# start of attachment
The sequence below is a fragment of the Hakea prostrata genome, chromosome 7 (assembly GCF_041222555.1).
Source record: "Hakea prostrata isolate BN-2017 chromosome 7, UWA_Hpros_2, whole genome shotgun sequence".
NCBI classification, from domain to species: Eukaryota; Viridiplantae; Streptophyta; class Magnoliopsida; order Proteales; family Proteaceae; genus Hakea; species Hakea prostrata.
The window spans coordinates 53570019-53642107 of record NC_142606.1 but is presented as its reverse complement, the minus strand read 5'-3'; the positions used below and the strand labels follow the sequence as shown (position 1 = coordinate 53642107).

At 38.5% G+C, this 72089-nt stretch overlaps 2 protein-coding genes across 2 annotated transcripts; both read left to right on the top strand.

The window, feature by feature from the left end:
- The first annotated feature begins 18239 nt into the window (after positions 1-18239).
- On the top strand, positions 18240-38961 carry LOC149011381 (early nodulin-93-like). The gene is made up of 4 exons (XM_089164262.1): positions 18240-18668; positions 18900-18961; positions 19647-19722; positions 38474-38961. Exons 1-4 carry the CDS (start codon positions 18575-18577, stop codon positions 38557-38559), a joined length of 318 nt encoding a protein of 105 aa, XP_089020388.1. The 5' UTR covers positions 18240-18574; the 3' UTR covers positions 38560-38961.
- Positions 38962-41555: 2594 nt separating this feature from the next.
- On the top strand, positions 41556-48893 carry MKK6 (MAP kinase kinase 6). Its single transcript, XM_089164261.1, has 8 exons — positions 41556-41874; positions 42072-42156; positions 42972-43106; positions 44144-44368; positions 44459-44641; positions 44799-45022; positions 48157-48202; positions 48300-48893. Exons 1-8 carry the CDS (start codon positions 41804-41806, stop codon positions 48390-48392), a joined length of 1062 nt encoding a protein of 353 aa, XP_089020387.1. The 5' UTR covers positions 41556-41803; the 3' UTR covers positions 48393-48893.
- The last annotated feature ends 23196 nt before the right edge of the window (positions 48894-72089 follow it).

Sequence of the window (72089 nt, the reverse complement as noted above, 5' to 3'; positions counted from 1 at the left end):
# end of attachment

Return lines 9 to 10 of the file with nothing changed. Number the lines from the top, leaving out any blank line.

- Positions 38962-41555: 2594 nt separating this feature from the next.
- On the top strand, positions 41556-48893 carry MKK6 (MAP kinase kinase 6). Its single transcript, XM_089164261.1, has 8 exons — positions 41556-41874; positions 42072-42156; positions 42972-43106; positions 44144-44368; positions 44459-44641; positions 44799-45022; positions 48157-48202; positions 48300-48893. Exons 1-8 carry the CDS (start codon positions 41804-41806, stop codon positions 48390-48392), a joined length of 1062 nt encoding a protein of 353 aa, XP_089020387.1. The 5' UTR covers positions 41556-41803; the 3' UTR covers positions 48393-48893.